There are many hurdles en route but the momentum is clearly building, hence the recent softening of North Korea’s previously dismissive stance. Journalists in New York at the UN have recently reported an unprecedented charm offensive by North Korean diplomats handing out name cards, inviting people out for coffee and offering interviews.
They clearly realize that the UN is reaching a moment of truth, which was also noted by the head of the Commission of Inquiry, Michael Kirby, last week.
“The essential question will be whether the United Nations will stay the course and adhere to making the principle of accountability of great crimes a reality,” he told reporters at UN headquarters in New York.
With North Korea, the UN is about to enter unchartered territory. To date, only African countries have faced a serious examination on rights by the UN’s most powerful body, the Security Council. This is hardly a surprise when it is remembered that France, previously the biggest colonial power in Africa, is a permanent member and the others — the UK, US, China and Russia — have few political stakes there. None, of course, share borders.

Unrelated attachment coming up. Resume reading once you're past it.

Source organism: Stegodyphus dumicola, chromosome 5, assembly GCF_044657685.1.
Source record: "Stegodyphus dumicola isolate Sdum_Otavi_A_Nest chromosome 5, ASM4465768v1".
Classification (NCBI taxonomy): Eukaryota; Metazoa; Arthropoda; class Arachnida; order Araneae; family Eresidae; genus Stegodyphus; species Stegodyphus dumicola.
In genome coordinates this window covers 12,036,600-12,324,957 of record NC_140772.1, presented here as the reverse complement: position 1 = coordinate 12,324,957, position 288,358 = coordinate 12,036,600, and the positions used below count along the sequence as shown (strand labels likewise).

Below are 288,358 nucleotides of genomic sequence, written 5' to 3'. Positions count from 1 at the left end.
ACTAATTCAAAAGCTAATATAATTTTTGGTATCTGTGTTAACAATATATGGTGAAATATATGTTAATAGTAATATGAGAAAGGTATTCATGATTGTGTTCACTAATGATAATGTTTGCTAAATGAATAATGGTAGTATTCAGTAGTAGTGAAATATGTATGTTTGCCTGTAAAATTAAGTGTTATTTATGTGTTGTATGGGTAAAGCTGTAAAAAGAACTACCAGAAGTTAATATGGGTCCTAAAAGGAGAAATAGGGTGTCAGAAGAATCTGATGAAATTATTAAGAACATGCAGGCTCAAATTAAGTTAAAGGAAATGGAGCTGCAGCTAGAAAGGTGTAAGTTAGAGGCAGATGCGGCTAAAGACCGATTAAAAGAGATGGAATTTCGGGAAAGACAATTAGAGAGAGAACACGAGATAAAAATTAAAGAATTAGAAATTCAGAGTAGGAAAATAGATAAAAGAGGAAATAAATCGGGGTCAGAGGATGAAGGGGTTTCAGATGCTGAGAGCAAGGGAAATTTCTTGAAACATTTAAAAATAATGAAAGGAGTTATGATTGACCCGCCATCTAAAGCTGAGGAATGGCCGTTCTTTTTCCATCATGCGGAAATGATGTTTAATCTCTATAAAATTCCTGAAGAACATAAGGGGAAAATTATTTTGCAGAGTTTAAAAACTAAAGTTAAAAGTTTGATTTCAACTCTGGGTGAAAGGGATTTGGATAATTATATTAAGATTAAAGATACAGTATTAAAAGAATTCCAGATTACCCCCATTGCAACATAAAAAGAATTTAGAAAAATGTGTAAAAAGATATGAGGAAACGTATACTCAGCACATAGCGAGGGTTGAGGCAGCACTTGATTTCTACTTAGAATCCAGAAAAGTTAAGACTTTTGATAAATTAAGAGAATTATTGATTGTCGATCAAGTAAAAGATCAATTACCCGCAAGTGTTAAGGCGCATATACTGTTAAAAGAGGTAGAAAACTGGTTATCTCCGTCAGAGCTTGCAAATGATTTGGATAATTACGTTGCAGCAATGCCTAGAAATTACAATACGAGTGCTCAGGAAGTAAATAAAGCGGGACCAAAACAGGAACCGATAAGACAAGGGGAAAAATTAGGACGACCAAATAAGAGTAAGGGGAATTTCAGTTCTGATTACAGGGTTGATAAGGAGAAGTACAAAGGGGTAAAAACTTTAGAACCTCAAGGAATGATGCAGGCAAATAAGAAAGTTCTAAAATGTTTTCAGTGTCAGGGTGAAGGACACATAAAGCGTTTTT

Perhaps the closest the Security Council has come to intervening on rights in East Asia came in early 2007 when it voted on a resolution that would have scolded then military-ruled Myanmar. China and Russia issued a double veto following a flurry of diplomatic jockeying around the UN headquarters as both claimed Myanmar’s internal situation posed little threat to international peace.
In hindsight, it was an effort doomed to fail, which made little in the way of a cohesive argument that could appease Russia, and more importantly, neighboring China. Claims in the draft that Myanmar posed a wider threat because of periphery civil wars and HIV were far from convincing.
Since then, times have changed. The UN Human Rights Council has become the UN Rights Commission and suddenly has more teeth, as acknowledged by HRW and Amnesty International.
The parameters of what constitutes a security threat have in turn also adjusted. Certainly, the case of North Korea is far more compelling, tying in as it does with nuclearization on the Korean Peninsula.
Still, the effort will be a serious challenge. African countries have come under greater scrutiny mostly for two key reasons: recent rights disasters there have been more explosive, and African nations enjoy little geopolitical protection from the permanent five members of the Security Council given their relative lack vested interests.